When John and Mary Turchi purchased Washington Square's Dilworth House in 2001, they wanted to restore the mansion as a private residence. But things immediately got...Philadelphian.
Despite the building's Colonial charm, Dilworth House's historic significance lies with why it was built, not when. G. Edward Brumbaugh designed the house for Mayor Richardson Dilworth in 1957. At the time, Society Hill was a blighted slum and Dilworth decided to show confidence in his city by living amongst some of its squalor. Ultimately Dilworth and City Planner Ed Bacon helped transform Society Hill into the charming historic district we know today.
But adapting a home that has been largely unchanged since 1957 comes with all the demons one would expect, particularly when attempting to convert it into the modern and luxurious residence we'd expect to find on Washington Square.
Concerned neighbors fought Turchi every step of the way. After neighbors managed to block his proposed alterations to the house, Turchi sought to demolish the house for a tower designed by Venturi, Scott, Brown. Obviously, neighbors fought. Turchi offered a compromise, one which would require a bit of Franken-tecture, building the tower above the existing house, which would have served as the building's entrance. It was weird.
The ordeal was dragged out for over a decade, and today the house remains vacant. Those concerned neighbors who fought the initial restoration and alterations are now saddled with a vacant mansion at one of Philadelphia's most premier addresses. One has to wonder if neighbors wish they'd have let him make the simple alterations in the first place, offering Washington Square a unique showcase where you'd expect to find a modern high rise.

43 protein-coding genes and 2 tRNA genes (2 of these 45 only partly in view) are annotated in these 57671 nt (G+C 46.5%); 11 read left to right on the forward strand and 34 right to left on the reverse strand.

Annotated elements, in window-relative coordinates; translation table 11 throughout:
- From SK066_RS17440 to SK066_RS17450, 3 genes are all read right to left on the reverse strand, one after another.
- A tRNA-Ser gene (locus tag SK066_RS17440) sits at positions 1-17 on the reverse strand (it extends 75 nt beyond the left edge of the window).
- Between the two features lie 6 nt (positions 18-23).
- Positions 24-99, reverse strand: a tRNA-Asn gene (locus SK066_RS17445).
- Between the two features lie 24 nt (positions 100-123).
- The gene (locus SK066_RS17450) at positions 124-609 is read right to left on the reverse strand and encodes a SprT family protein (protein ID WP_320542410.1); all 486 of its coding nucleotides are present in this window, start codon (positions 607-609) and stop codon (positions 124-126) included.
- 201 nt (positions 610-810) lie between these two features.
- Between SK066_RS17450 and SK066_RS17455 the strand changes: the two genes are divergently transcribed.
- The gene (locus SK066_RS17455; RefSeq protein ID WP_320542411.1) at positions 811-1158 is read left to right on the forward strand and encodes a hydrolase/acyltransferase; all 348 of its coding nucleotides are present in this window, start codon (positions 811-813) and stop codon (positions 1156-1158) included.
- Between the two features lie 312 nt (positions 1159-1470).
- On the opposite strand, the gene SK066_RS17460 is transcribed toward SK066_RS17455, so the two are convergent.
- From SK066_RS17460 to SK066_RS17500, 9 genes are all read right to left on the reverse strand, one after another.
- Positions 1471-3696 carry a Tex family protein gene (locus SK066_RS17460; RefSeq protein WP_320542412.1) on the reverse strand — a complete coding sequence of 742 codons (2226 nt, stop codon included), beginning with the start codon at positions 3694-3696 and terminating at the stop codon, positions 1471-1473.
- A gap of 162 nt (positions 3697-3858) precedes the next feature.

No one offered money or an alternate buyer, but early comments about a potential museum suggest that neighbors initially wanted the house converted into a public space. But a museum to what? The house itself is not architecturally significant or historic. It's a Colonial interpretation, not even a recreation of anything that ever existed on the site, or anywhere for that matter.
Plenty of sites, both authentic and recreations are open to the public and nearby. But most are operated by the National Parks Service, an organization with absolutely no interest in a fifty year old house with no national significance. And of course, the city of Philadelphia couldn't afford to operate what would be one of the most boring museums this side of a wax museum that doesn't come to life and eat people.
Additionally, the Society Hill neighbors that fought Turchi have done nothing to follow up on what has become a dead proposal. The house has been saved, for now, but it's ignored by anyone who once claimed an interest. The city's Parks Department is poorly funded, and its primary focus is on parks that residents actually use. Residents typically save sites like Dilworth House by creating a "Friends of..." organization, pitching a proposal for the site that makes sense, and most importantly fields volunteers and donations to actually bring their plans to fruition.
But in Society Hill...crickets.